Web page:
Source - Drew Pearson wasn’t happy when he wasn’t part of the Centennial Class of 2020 for the Pro Football Hall of Fame. The former Cowboys receiver is happy today.
The Hall of Fame’s senior committee on Tuesday selected Pearson as its finalist for the Class of 2021.
“Thank you for the call. You made my day, and you made my life,” an emotional Pearson said during a call from Hall of Fame CEO David Baker. “How can I thank you? I’m crying, and I haven’t cried in a long time. Happy tears. I’ve been waiting for this call for so long.”
Pearson now must receive 80 percent voting support from the 48-member selection committee on Selection Saturday to be inducted next August.
Good Lord, what a long, strange trip it's been for Drew Pearson. The understatement of the year so far is that he "wasn't happy" when he was passed over by the committee last time. Because this was the scene:
Surrounded by generations of loved ones. All decked out in merch printed up specifically for the occasion. A 15-member class being inducted into Canton in honor of the league's 100th anniversary celebration. Only to have his heart torn out of his chest when was passed over yet again. At that point, it had to seem like the last mail stop before he reaches the end of the line. Seemingly fated to live out eternity among us sad, grey souls who don't know the immortality of a Hall of Fame enshrinement. A cruel end for the only position player on the 1970s All Decade team not to be inducted into Canton. And a man who finished his career among the all time greats at his position:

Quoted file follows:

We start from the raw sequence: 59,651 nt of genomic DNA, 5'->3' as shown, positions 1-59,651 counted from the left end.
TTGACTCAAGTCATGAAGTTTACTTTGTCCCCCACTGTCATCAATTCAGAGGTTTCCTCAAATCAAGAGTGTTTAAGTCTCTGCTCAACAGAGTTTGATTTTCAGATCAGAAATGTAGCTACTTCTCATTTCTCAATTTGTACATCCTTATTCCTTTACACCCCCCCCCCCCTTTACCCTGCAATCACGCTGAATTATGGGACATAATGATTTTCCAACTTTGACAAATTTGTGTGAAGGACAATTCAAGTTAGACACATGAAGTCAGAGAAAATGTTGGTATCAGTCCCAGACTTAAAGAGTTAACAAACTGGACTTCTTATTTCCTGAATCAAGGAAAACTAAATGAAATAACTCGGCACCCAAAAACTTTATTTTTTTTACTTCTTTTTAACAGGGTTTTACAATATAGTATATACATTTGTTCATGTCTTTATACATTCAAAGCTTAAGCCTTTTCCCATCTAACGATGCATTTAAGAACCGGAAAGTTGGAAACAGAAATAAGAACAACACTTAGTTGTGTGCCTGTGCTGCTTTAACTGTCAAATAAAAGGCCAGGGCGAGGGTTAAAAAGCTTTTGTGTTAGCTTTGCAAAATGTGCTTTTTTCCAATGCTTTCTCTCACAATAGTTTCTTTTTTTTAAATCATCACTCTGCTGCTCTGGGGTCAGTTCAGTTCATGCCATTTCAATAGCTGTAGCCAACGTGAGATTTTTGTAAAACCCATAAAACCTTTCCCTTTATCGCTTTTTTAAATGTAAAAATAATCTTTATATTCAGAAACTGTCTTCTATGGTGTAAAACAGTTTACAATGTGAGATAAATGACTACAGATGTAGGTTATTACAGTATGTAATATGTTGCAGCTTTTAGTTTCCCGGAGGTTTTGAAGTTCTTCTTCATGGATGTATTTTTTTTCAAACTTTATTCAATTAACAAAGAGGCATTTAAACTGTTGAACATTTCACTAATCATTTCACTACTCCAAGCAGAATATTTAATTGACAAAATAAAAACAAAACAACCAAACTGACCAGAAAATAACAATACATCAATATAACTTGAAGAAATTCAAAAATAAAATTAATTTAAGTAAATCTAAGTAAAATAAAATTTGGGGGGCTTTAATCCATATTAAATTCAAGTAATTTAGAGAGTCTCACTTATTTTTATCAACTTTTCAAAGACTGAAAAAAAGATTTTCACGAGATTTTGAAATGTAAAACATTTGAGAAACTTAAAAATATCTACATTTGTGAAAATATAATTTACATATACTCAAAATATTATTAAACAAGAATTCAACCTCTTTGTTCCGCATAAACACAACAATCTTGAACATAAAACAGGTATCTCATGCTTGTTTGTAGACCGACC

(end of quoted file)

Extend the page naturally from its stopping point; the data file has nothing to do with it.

Receptions: 6th all time
Receiving Yards: 7th
Yards per Reception (minimum 400 catches): 4th
Touchdown Receptions: 10th
Yards per Game: 10th
… in an era when defenders could legally do things to receivers that would get them charged with mayhem today.
So the news broke him. Understandably. And now Pearson has a renewed hope. Though I'm not sure how I feel about it. On the one hand, if he gets passed over again, I'm not sure if he can survive it. He was crying the 5-gallon buckets of eye rain the last time. In fact, he looked like he aged 10 years in one video clip. Another disappointment might just finish the job.
Now let's say he makes it. Is that really a positive? Yes, he's in and all the people who shelled out for sweats and tees with his likeness on it get their money's worth. But there'll be no doubt in anyone's mind - not a particle of doubt - that he's getting in because he cried. I mean, it's not like he's added to his resume in the last eight months. He'll just have made the voters feel bad. The same voters who didn't think he was good enough last time. So they'll change their vote, in that way you'll buy your kid the Gummy Worms you told him he couldn't have just because you don't want him to make a scene at the checkout. It solves the problem, but only in the short term. And you know you'll be paying for it down the road. Dearly.
I mean, what happens the next time a borderline HoFer doesn't get voted in. Does he just need to shed tears on the internet to turn around the voters who are on the bubble? Isn't that how DiCaprio finally got his Oscar? We all know it's because the Academy couldn't bear to see the sadness in his beautiful, piercing eyes on TV every time someone else's name got called. When he lost for "Wolf of Wall Street" to McConaughy for "Dallas Buyer's Club," hearts melted. They felt so bad they gave him the award for about his 17th best performance. And all he had to do was grunt incomprehensibly, eat raw animal liver, swim in cold water and get pretend sexually assaulted by a CGI bear, without any actual acting involved.
So sadness can be a powerful agent to the uninitiated. If I was a Hall voter, I'd start drinking the tears of every eligible candidate to build up an immunity, just to keep it fair.